Unlike centralized fireworks displays, where you always know where to look, the shows we get on our local beaches are spontaneous, and even somewhat dangerous. The police, so often a symbol of authority and consequence, become inconsequential in the face of so many thousands set on celebrating their country's independence exactly as they want to. All of which got us wondering what July 4 would be like if fireworks were actually allowed in Santa Cruz?

Supreme Jitters

Immediately following the news of Supreme Court Justice Sandra Day O'Connor on July 1, City Councilmember CYNTHIA MATTHEWS, who is also the associate vice president of public affairs for our local chapter of PLANNED PARENTHOOD, snapped into action, organizing a minirally at the Town Clock on that very day. She and about five others held signs addressed to the Supreme Court that read "Save Roe," "Protect Women's Health" and "Protect our Privacy."

"Justice O'Connor's departure is a genuine threat to reproductive health care and women's right," said Matthews. "With so much at stake, we need to be visible and vigilant in the Supreme Court nomination and confirmation process to ensure that women's health is protected."

Meanwhile, the political advocacy group MoveOn got busy organizing "Supreme Court house parties" around the country, for which DEIRDRE DES JARDINS organized a meeting at the LAVA ROCK CAFE on July 10.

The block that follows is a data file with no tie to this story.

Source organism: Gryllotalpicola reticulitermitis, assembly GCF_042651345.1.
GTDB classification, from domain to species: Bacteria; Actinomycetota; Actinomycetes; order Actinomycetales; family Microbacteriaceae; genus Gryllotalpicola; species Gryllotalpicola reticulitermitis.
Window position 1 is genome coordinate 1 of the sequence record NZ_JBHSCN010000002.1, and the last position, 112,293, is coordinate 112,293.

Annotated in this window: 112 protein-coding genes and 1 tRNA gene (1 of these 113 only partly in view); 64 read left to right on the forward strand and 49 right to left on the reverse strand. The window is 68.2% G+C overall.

Des Jardins says about 20 people showed up to vent their concerns and to figure out what they can do to "make sure we get a centrist justice."

"There's a lot of civil liberties at stake which we take for granted today," says Des Jardins, who takes aim specifically at JANICE ROGERS BROWN, the former California Supreme Court Justice recently appointed by G.W. BUSH to the D.C. U.S. Circuit Court of Appeals.

"[Brown] wants to significantly narrow the definition of due process in the 14th Amendment," says Des Jardins, adding that Brown has also been criticized for her stances on affirmative action and women's reproductive rights.

So which nominees are they gunning for in particular?

"We don't know exactly," says Des Jardins. "There haven't been any names circulated," says Des Jardins, "but these are the kinds of extremist nominees we would vigorously oppose."